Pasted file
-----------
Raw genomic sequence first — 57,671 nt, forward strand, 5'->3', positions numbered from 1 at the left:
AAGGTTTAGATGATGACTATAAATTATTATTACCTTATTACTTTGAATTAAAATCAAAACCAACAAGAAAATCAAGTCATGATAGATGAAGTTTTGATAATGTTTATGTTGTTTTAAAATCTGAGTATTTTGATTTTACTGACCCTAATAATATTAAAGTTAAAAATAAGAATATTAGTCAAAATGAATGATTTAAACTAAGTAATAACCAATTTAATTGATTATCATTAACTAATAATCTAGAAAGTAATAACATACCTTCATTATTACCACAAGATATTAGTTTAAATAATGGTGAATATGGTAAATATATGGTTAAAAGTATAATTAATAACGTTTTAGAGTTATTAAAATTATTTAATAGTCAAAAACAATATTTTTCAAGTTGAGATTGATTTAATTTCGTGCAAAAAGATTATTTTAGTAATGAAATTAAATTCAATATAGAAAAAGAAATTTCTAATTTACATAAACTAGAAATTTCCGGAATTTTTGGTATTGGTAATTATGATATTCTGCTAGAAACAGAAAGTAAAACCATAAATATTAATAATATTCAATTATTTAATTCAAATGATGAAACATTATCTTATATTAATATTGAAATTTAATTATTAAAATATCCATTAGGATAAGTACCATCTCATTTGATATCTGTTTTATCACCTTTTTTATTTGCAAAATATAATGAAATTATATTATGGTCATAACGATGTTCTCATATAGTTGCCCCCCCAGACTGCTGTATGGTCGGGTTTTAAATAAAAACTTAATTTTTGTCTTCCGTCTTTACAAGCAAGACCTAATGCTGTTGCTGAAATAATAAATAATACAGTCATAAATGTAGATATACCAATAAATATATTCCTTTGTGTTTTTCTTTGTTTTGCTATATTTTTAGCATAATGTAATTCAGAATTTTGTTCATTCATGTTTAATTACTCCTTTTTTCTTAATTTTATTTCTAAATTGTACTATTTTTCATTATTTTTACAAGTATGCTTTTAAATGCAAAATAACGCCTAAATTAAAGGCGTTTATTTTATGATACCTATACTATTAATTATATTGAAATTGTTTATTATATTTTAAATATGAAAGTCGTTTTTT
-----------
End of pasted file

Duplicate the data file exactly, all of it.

Raw genomic sequence first — 57,671 nt, forward strand, 5'->3', positions numbered from 1 at the left:
AAGGTTTAGATGATGACTATAAATTATTATTACCTTATTACTTTGAATTAAAATCAAAACCAACAAGAAAATCAAGTCATGATAGATGAAGTTTTGATAATGTTTATGTTGTTTTAAAATCTGAGTATTTTGATTTTACTGACCCTAATAATATTAAAGTTAAAAATAAGAATATTAGTCAAAATGAATGATTTAAACTAAGTAATAACCAATTTAATTGATTATCATTAACTAATAATCTAGAAAGTAATAACATACCTTCATTATTACCACAAGATATTAGTTTAAATAATGGTGAATATGGTAAATATATGGTTAAAAGTATAATTAATAACGTTTTAGAGTTATTAAAATTATTTAATAGTCAAAAACAATATTTTTCAAGTTGAGATTGATTTAATTTCGTGCAAAAAGATTATTTTAGTAATGAAATTAAATTCAATATAGAAAAAGAAATTTCTAATTTACATAAACTAGAAATTTCCGGAATTTTTGGTATTGGTAATTATGATATTCTGCTAGAAACAGAAAGTAAAACCATAAATATTAATAATATTCAATTATTTAATTCAAATGATGAAACATTATCTTATATTAATATTGAAATTTAATTATTAAAATATCCATTAGGATAAGTACCATCTCATTTGATATCTGTTTTATCACCTTTTTTATTTGCAAAATATAATGAAATTATATTATGGTCATAACGATGTTCTCATATAGTTGCCCCCCCAGACTGCTGTATGGTCGGGTTTTAAATAAAAACTTAATTTTTGTCTTCCGTCTTTACAAGCAAGACCTAATGCTGTTGCTGAAATAATAAATAATACAGTCATAAATGTAGATATACCAATAAATATATTCCTTTGTGTTTTTCTTTGTTTTGCTATATTTTTAGCATAATGTAATTCAGAATTTTGTTCATTCATGTTTAATTACTCCTTTTTTCTTAATTTTATTTCTAAATTGTACTATTTTTCATTATTTTTACAAGTATGCTTTTAAATGCAAAATAACGCCTAAATTAAAGGCGTTTATTTTATGATACCTATACTATTAATTATATTGAAATTGTTTATTATATTTTAAATATGAAAGTCGTTTTTT